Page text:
Around 382 million people worldwide have diabetes. By 2035, this figure is estimated to rise to 592 million, with type 2 diabetes accounting for around 90% of all cases. It goes without saying that diabetes prevalence is putting a huge strain on health care. But what is the global economic impact of the disease? This is a question that is addressed in a study by researchers from the University of East Anglia in the UK.
Published in the journal PharmacoEconomics, the research drew data from 109 studies that assessed the economic effects of type 2 diabetes among low-, high- and middle-income countries.
Lead researcher Till Seuring, of the Norwich Medical School at the University of East Anglia (UEA), and colleagues note that while the worldwide increase in type 2 diabetes prevalence is recognized, information on the economic burden of the disease is sparse.
As such, the team set out to conduct a rigorous review of all studies investigating this issue that have been published since 2001.
In particular, the researchers analyzed the direct costs associated with type 2 diabetes - including doctor and hospital visits, medication and laboratory costs for tests - and indirect costs, such as income losses as a result of early retirement and lost work hours due to illness.
US has highest diabetes-associated lifetime health care costs
The results of the analysis revealed that around two thirds of all new cases of type 2 diabetes are diagnosed in low- and middle-income countries, such as Mexico, India, China and Egypt.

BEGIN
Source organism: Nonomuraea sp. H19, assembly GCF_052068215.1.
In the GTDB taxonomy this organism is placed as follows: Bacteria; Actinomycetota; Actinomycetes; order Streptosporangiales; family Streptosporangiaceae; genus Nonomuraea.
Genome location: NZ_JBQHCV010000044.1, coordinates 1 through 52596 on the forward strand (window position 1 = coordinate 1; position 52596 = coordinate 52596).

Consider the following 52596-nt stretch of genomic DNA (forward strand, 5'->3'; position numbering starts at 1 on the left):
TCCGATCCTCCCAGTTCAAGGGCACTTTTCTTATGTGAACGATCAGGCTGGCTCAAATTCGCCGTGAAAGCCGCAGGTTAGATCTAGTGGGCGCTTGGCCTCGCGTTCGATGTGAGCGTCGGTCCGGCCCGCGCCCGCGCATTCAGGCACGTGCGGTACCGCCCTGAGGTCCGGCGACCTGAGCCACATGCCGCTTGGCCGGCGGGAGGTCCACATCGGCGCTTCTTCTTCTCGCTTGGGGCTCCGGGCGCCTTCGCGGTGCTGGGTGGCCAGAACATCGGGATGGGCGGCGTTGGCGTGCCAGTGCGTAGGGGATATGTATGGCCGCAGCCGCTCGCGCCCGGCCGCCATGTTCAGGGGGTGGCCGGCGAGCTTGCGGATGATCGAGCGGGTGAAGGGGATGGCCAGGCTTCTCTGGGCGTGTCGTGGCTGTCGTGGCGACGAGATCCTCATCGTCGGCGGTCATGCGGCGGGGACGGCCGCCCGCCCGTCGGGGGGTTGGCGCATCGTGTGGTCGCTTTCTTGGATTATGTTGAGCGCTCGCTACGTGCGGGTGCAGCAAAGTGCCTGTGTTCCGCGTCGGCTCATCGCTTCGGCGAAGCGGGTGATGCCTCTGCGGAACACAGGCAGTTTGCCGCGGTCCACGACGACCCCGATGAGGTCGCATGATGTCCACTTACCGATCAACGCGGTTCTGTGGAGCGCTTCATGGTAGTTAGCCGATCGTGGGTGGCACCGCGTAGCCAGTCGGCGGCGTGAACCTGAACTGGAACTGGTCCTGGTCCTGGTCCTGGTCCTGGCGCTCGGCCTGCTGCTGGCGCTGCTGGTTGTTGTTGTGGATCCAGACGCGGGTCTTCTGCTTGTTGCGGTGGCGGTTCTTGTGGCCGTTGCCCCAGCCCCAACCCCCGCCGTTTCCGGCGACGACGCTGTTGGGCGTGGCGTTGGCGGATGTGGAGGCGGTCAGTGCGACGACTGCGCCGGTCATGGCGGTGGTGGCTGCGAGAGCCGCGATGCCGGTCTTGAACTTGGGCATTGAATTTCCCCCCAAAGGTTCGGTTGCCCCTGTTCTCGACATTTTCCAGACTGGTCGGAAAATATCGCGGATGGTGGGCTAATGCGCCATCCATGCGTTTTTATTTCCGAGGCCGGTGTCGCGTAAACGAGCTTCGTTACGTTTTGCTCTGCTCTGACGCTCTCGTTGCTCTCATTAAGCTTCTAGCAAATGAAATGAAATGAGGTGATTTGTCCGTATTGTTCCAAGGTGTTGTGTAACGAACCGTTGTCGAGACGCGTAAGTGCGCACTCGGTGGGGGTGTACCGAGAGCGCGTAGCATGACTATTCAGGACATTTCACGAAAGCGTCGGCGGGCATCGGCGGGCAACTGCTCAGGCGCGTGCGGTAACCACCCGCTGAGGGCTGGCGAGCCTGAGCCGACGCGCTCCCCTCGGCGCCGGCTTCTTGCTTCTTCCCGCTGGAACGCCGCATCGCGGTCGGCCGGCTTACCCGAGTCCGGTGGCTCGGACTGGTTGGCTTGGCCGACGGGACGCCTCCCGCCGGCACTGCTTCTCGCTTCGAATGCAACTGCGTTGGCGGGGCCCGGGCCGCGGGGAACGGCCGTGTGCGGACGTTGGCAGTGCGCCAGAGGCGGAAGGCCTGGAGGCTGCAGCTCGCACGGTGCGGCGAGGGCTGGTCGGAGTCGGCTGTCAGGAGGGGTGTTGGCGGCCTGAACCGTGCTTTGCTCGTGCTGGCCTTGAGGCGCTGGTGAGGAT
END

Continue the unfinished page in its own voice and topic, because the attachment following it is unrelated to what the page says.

Perhaps unsurprisingly, people with diabetes in low- and middle-income countries were found to have a higher cost burden as a result of the condition, compared with those in high-income countries.
The team notes that people with health insurance coverage were most protected against out-of-pocket expenditures as a result of type 2 diabetes, but this was most likely to be the case for people with higher incomes.
"In high-income countries the burden often affects government or public health insurance budgets, while in poorer countries, a large part of the burden falls on the person with diabetes and their family due to very limited health insurance coverage," explains Seuring.
Compared with countries that have similar average income levels, people with type 2 diabetes in the US were found to have the highest lifetime health care costs related to the disease, at $283,000.
What is more, American women with type 2 diabetes were found to have the highest annual income loss worldwide, losing $21,392 per year. In the US, the condition also reduces a woman's chance of employment by 50%, the researchers found.
In all other countries, however, men with type 2 diabetes were found to have the worst employment opportunities. In Taiwan, for example, men with the condition were found to have a 19% reduced chance of employment.
Commenting on their results, Seuring says:
"Our findings underline the fact that diabetes not only has strong adverse effects on people's health but also presents a large - and at least partly avoidable - economic burden.
For both rich and poor countries, the results mean that better prevention and management of diabetes has the potential to not only bring good health but also economic gains."
Last month, Medical News Today reported on a study published in The BMJ, in which researchers detailed the creation of a "precision medicine" model that they say could help prevent diabetes in populations at high risk for the condition.